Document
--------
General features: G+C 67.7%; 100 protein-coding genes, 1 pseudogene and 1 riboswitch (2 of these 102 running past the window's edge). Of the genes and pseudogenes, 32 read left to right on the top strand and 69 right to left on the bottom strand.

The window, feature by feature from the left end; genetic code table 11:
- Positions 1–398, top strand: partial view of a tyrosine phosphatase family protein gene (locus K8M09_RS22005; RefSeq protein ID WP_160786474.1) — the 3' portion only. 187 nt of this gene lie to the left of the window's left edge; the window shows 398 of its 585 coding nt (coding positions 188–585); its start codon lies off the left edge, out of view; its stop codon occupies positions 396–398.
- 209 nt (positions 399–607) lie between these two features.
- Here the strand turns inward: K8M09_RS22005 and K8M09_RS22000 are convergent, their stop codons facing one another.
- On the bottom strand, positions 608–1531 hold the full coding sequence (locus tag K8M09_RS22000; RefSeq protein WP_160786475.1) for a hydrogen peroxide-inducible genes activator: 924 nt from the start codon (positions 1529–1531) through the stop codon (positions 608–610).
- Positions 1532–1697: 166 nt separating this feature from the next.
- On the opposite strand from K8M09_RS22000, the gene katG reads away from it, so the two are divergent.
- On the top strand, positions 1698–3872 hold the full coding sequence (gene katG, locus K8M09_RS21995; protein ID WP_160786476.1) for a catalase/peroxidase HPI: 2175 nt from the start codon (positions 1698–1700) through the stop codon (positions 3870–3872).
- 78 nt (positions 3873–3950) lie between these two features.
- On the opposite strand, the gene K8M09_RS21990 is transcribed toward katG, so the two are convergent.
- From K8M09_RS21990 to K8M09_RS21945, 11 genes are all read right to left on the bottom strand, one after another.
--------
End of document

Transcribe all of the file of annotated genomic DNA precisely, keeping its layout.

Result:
General features: G+C 67.7%; 100 protein-coding genes, 1 pseudogene and 1 riboswitch (2 of these 102 running past the window's edge). Of the genes and pseudogenes, 32 read left to right on the top strand and 69 right to left on the bottom strand.

The window, feature by feature from the left end; genetic code table 11:
- Positions 1–398, top strand: partial view of a tyrosine phosphatase family protein gene (locus K8M09_RS22005; RefSeq protein ID WP_160786474.1) — the 3' portion only. 187 nt of this gene lie to the left of the window's left edge; the window shows 398 of its 585 coding nt (coding positions 188–585); its start codon lies off the left edge, out of view; its stop codon occupies positions 396–398.
- 209 nt (positions 399–607) lie between these two features.
- Here the strand turns inward: K8M09_RS22005 and K8M09_RS22000 are convergent, their stop codons facing one another.
- On the bottom strand, positions 608–1531 hold the full coding sequence (locus tag K8M09_RS22000; RefSeq protein WP_160786475.1) for a hydrogen peroxide-inducible genes activator: 924 nt from the start codon (positions 1529–1531) through the stop codon (positions 608–610).
- Positions 1532–1697: 166 nt separating this feature from the next.
- On the opposite strand from K8M09_RS22000, the gene katG reads away from it, so the two are divergent.
- On the top strand, positions 1698–3872 hold the full coding sequence (gene katG, locus K8M09_RS21995; protein ID WP_160786476.1) for a catalase/peroxidase HPI: 2175 nt from the start codon (positions 1698–1700) through the stop codon (positions 3870–3872).
- 78 nt (positions 3873–3950) lie between these two features.
- On the opposite strand, the gene K8M09_RS21990 is transcribed toward katG, so the two are convergent.
- From K8M09_RS21990 to K8M09_RS21945, 11 genes are all read right to left on the bottom strand, one after another.